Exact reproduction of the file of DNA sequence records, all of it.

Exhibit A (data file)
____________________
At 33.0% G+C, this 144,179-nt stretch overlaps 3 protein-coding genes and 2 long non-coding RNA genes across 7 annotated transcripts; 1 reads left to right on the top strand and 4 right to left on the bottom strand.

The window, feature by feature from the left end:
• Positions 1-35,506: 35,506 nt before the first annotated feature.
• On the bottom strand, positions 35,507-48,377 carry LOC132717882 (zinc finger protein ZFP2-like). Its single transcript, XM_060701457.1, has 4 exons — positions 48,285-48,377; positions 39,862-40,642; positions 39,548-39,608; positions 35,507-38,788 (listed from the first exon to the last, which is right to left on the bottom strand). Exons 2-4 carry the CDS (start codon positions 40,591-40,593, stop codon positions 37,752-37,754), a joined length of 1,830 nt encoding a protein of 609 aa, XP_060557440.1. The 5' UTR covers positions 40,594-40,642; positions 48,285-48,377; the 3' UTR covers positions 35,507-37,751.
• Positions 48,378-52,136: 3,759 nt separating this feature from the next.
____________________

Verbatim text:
At 33.0% G+C, this 144,179-nt stretch overlaps 3 protein-coding genes and 2 long non-coding RNA genes across 7 annotated transcripts; 1 reads left to right on the top strand and 4 right to left on the bottom strand.

The window, feature by feature from the left end:
• Positions 1-35,506: 35,506 nt before the first annotated feature.
• On the bottom strand, positions 35,507-48,377 carry LOC132717882 (zinc finger protein ZFP2-like). Its single transcript, XM_060701457.1, has 4 exons — positions 48,285-48,377; positions 39,862-40,642; positions 39,548-39,608; positions 35,507-38,788 (listed from the first exon to the last, which is right to left on the bottom strand). Exons 2-4 carry the CDS (start codon positions 40,591-40,593, stop codon positions 37,752-37,754), a joined length of 1,830 nt encoding a protein of 609 aa, XP_060557440.1. The 5' UTR covers positions 40,594-40,642; positions 48,285-48,377; the 3' UTR covers positions 35,507-37,751.
• Positions 48,378-52,136: 3,759 nt separating this feature from the next.